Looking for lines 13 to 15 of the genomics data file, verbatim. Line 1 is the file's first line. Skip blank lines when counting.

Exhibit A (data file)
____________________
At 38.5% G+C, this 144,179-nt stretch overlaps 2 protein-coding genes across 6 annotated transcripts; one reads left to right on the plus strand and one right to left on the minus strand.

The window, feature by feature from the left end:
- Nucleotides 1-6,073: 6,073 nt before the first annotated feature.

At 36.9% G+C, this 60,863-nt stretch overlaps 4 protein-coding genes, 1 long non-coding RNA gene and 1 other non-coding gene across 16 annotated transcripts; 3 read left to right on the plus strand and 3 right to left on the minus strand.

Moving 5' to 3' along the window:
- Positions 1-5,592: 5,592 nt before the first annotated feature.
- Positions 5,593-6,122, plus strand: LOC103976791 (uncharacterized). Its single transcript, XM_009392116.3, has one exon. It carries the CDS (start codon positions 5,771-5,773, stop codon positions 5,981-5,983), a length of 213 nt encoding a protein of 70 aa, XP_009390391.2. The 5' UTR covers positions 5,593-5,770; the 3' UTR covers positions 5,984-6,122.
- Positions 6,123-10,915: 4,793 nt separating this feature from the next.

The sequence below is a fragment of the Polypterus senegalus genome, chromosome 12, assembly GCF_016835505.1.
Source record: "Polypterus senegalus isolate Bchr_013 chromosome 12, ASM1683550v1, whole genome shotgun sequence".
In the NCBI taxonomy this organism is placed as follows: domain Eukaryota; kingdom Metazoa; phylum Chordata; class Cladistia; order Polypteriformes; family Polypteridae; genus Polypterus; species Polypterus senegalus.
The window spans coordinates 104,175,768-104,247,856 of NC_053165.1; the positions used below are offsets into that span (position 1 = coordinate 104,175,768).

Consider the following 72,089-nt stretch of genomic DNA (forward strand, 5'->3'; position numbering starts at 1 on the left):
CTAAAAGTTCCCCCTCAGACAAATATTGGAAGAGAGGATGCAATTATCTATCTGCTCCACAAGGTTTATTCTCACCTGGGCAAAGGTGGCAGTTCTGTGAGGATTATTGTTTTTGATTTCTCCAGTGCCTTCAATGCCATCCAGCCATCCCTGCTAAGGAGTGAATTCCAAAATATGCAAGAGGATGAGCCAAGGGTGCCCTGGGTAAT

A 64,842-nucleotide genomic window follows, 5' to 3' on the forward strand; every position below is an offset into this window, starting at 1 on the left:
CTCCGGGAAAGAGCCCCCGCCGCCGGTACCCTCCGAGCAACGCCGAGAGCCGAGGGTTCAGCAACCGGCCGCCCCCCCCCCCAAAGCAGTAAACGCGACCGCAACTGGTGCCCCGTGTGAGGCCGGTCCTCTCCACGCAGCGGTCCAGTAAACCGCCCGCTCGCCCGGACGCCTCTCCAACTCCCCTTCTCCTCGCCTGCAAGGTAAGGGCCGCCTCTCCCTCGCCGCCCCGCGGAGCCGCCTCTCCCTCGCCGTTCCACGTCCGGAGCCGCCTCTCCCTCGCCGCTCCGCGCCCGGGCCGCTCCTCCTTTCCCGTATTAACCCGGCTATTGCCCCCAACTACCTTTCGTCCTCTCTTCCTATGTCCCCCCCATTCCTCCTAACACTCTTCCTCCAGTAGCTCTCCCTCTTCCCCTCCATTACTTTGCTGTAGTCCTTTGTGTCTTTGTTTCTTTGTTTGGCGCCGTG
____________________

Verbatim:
Consider the following 72,089-nt stretch of genomic DNA (forward strand, 5'->3'; position numbering starts at 1 on the left):
CTAAAAGTTCCCCCTCAGACAAATATTGGAAGAGAGGATGCAATTATCTATCTGCTCCACAAGGTTTATTCTCACCTGGGCAAAGGTGGCAGTTCTGTGAGGATTATTGTTTTTGATTTCTCCAGTGCCTTCAATGCCATCCAGCCATCCCTGCTAAGGAGTGAATTCCAAAATATGCAAGAGGATGAGCCAAGGGTGCCCTGGGTAAT

A 64,842-nucleotide genomic window follows, 5' to 3' on the forward strand; every position below is an offset into this window, starting at 1 on the left: